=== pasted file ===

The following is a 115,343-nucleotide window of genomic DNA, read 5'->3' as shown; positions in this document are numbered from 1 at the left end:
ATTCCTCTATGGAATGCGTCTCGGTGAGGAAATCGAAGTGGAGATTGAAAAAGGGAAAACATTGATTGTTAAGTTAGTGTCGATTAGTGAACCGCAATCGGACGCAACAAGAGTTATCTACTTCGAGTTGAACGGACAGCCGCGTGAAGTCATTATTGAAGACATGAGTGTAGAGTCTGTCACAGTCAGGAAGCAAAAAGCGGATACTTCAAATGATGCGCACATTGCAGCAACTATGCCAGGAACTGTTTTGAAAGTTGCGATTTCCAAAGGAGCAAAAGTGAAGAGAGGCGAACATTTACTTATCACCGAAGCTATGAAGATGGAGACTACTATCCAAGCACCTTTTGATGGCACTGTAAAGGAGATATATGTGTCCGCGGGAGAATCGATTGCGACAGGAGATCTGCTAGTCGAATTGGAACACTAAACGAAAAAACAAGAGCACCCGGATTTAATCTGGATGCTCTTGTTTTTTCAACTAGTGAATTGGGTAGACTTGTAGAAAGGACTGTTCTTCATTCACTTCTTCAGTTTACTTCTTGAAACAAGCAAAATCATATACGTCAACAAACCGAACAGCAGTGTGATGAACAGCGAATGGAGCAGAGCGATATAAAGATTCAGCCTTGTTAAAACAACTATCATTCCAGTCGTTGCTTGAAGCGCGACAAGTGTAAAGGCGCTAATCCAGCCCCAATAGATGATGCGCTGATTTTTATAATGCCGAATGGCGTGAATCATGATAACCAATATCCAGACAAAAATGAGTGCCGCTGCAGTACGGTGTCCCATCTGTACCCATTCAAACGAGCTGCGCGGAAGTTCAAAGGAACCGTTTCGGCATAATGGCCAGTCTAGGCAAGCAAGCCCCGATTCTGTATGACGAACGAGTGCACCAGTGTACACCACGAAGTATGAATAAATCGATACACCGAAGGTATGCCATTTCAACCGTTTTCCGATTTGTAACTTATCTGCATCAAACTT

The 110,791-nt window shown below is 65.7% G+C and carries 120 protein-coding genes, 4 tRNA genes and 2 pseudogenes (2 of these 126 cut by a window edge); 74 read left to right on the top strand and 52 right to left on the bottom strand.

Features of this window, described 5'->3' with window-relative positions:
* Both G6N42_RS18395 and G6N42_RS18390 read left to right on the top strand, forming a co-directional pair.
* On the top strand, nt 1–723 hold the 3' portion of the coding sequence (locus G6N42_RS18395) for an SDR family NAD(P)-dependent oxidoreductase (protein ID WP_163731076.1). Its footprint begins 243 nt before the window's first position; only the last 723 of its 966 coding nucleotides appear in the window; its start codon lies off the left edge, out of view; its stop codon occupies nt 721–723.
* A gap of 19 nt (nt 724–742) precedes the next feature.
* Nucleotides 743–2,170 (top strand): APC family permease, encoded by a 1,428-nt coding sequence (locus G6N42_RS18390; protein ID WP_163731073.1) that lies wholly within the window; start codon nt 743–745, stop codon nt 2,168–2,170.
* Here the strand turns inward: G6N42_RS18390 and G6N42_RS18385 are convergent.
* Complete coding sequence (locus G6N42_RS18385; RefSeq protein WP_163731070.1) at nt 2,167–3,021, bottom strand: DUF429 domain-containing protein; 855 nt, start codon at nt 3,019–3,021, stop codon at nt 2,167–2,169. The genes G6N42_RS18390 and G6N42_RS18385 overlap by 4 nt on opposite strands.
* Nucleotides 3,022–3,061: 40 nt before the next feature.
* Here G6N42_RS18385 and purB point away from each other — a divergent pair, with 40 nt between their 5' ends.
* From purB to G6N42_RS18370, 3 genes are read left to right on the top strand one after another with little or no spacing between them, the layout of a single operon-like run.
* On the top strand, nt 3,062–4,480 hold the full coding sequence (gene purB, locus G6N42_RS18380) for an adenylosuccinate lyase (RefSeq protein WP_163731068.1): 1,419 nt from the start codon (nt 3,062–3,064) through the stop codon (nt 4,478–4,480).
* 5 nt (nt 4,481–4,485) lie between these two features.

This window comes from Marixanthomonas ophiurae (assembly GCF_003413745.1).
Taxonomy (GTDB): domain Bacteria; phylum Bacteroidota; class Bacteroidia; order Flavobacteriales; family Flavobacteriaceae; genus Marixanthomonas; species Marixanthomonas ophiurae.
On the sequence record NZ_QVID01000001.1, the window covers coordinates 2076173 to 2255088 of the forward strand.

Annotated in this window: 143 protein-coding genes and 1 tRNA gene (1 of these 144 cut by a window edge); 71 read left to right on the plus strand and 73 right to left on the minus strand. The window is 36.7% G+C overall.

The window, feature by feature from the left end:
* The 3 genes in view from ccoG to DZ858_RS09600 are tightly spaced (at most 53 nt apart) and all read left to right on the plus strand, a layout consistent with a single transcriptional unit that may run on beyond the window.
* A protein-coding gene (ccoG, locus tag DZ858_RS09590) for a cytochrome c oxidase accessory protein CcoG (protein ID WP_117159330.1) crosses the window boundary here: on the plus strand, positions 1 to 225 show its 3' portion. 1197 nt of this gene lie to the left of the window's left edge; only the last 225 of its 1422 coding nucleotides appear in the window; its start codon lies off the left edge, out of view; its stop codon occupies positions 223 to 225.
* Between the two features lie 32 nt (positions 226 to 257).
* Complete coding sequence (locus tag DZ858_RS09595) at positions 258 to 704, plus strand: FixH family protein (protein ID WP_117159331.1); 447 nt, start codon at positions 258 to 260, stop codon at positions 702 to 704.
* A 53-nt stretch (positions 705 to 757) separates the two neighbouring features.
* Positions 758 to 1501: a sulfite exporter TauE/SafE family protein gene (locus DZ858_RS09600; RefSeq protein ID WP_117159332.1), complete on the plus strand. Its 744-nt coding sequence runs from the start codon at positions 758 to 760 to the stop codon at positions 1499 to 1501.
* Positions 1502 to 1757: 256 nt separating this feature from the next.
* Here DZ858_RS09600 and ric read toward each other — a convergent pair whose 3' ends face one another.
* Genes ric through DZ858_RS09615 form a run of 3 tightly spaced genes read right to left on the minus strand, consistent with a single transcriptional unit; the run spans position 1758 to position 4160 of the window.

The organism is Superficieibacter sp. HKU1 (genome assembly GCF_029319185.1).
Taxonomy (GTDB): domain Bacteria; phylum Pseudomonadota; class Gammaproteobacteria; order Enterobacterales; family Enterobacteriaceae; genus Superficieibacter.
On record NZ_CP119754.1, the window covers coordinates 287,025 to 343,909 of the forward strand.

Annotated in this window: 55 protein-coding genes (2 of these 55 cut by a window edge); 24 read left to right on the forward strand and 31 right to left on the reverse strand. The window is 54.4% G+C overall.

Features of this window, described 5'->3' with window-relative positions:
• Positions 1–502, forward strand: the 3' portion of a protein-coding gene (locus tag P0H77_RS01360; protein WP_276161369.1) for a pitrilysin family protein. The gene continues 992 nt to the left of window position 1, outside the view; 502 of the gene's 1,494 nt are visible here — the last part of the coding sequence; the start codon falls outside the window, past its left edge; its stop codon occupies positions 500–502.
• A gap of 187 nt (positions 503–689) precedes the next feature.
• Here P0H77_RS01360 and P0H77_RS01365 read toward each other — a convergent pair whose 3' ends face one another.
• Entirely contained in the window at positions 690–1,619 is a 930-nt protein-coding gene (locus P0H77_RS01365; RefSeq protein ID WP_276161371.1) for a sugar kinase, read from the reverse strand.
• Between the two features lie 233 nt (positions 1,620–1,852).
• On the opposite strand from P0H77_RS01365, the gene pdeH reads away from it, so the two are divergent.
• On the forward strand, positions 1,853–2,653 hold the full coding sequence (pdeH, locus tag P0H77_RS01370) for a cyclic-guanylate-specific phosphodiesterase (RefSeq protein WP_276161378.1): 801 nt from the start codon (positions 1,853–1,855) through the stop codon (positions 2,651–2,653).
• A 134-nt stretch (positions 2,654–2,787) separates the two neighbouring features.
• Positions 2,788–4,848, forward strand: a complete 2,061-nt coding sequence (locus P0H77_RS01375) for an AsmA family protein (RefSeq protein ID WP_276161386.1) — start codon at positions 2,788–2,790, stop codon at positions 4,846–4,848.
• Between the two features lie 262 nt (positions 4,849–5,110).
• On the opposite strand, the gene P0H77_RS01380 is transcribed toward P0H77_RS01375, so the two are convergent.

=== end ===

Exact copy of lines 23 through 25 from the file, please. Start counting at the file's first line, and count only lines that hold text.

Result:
* Between the two features lie 32 nt (positions 226 to 257).
* Complete coding sequence (locus tag DZ858_RS09595) at positions 258 to 704, plus strand: FixH family protein (protein ID WP_117159331.1); 447 nt, start codon at positions 258 to 260, stop codon at positions 702 to 704.
* A 53-nt stretch (positions 705 to 757) separates the two neighbouring features.